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June 16, 2011

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Worker fell 20ft from moving forklift

A trainee electrician was seriously injured after falling from the raised forks of a forklift, when the vehicle overturned.

Plymouth Crown Court heard that CL Electrical Solutions had been contracted to change a number of light bulbs on the ceiling of a warehouse in Plympton, Devon. The facility was owned by HT Gardner Distribution Ltd, which had agreed to provide the contractor with a forklift truck and a driver to do the job.

On 7 August, Tom Davis, 18, who was a trainee electrician at CL Electrical Solutions, accompanied a colleague to the site to carry out the work. When they arrived they were told by HT Gardner Distribution that no forklift truck driver was available but they were given permission to drive the vehicle themselves, despite neither of them being qualified. They were also provided with a metal cage to attach to the truck so it could be used as a platform. €

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Admin
Admin
11 years ago

Agreed, the contractor should have walked away,. But the problem is that it ‘managers’ being what they are sometimes, looking purely at the bottom line, it is quite likely that they would have got into trouble if they had returned to their office without doing the job. A company I worked for many years ago was always sending one man to do a two man job with instructions to ‘find someone on site to help’. If there was no-one and the lone man failed to do the job, he was the one in trouble.

Elloboda
Elloboda
11 years ago

we know contractors are busy we also know that they will have a go on everything and enything to get the job done. as soon as there was no folklift truck driver the job should of ended there and then. no good being a hero if you do not do the job correctly

Farhan
Farhan
11 years ago

Basic common mistake of driving forklift truck with forks/load raised. Although it reflects lack of experience or negilence on part of FLT driver, however the main reason for this is Management Failure where the Management clearly failed to provide adequate training as well as to effectively monitor & supervise its workers.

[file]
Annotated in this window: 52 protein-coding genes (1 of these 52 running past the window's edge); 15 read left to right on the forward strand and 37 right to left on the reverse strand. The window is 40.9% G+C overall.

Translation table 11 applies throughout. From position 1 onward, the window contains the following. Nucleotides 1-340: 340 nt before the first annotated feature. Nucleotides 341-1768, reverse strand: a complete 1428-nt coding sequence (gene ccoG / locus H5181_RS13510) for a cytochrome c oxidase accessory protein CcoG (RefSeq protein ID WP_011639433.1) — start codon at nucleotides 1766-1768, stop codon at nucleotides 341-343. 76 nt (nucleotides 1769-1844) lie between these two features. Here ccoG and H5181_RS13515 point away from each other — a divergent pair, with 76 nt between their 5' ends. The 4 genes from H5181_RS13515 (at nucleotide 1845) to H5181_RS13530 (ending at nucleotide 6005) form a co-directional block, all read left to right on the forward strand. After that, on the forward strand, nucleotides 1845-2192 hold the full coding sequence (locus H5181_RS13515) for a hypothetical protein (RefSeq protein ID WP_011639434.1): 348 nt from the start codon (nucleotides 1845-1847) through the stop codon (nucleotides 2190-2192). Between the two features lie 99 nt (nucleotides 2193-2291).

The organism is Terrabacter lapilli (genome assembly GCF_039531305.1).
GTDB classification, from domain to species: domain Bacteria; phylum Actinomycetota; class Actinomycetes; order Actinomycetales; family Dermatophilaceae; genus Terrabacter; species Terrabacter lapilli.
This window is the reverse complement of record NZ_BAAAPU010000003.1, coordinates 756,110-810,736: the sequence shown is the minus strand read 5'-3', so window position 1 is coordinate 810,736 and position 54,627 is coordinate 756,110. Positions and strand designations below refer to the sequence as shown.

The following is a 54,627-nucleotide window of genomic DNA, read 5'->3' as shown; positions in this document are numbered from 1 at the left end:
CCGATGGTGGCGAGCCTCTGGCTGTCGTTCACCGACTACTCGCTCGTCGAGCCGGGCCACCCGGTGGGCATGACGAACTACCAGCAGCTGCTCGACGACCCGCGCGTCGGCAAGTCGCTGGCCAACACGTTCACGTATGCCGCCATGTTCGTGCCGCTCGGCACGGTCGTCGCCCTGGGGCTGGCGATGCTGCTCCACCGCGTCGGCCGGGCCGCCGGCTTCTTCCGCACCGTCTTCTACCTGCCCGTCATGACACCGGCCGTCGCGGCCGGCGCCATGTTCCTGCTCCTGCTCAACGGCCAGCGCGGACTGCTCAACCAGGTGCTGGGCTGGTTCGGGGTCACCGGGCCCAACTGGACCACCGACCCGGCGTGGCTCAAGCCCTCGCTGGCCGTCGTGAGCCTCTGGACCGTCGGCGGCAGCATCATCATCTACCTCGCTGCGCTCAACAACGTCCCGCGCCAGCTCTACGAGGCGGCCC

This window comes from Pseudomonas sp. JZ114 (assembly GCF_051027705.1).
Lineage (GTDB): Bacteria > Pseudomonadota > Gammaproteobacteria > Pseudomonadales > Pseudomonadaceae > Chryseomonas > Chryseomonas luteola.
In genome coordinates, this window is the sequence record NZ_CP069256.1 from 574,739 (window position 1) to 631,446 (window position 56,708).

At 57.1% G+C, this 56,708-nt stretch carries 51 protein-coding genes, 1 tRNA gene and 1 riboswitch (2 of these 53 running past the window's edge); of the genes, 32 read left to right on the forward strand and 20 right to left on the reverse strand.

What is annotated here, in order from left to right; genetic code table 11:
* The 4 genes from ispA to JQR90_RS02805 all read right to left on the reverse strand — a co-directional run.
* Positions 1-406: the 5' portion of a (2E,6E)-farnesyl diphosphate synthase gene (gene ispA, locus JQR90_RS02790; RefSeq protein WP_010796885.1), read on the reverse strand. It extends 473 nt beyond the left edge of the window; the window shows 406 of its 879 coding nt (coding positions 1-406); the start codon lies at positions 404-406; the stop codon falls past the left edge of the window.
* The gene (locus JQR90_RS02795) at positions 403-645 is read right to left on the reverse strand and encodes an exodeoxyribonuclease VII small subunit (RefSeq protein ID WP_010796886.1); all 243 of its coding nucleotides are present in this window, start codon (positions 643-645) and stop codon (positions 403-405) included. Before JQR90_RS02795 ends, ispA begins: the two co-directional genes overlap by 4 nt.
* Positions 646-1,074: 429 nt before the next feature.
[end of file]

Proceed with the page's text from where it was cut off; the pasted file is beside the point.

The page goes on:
Gary
Gary
11 years ago

Having worked at height for many years with good sound training and management principles under my belt. I suppose myself and people I am responsible for, ensure we execute WAH operations properly as we do not take increased risk but follow WAH industry practice guidelines every time. The CCTV footage is ‘shocking’ and the paltry fines in my opinion should have been the equivilant to a fatality case based on the neglect, ignorance and stupidity of all involved . Shame on both companies.

Leedove
Leedove
11 years ago

this is what can go wrong

Mark
Mark
11 years ago

It’s a nightmare using 3rd parties equipment? How can you guarantee that it’s been maintained correctly, it’s had it’s statutory exams? Are you insured? I find it amazing that people will rely on others to provide access without ensuring that the equipment is suitable and sufficient? who is to say that the driver (the one who didn’t turn up) had a license, did CLES have sight of his license prior to agreeing this method? did they ensure LOLER Cert in place? I think not!

Pragmaticrisksolutions
Pragmaticrisksolutions
11 years ago

It just goes on and on – profit at all cost, abysmal standards of management and as for PM28, this extremely contentious document just encourages companies to breach PUWER. As any modification such as those referred to in the guidance, will void the Conformity European certification, of the Flt used with a man-up cage. I’ve been in this game for many years and am semiretired now, but in all honesty not much has changed in all that time. Will it ever?

Rdavies
Rdavies
11 years ago

Most of the comments on this are quite right, but many companies are not aware of the dangers of using Non integrated work platforms on forklift trucks and what a dim view the HSE have of these things, Guidance Note PM28 rd edition clearly states that they should only be used occasionally in exceptional circumstances in accordance with PM28. This does not include planned work but should only include emergency work in preference to less safe means such as ladders.

Roger
Roger
11 years ago

Another entirely avoidable accident, it seems that we are not learning from previous incidents quickly enough. I made the decision to stop the use of Forklift truck cages at our site 8 years ago becuase of the very real danger of overturning as in this tragic incident.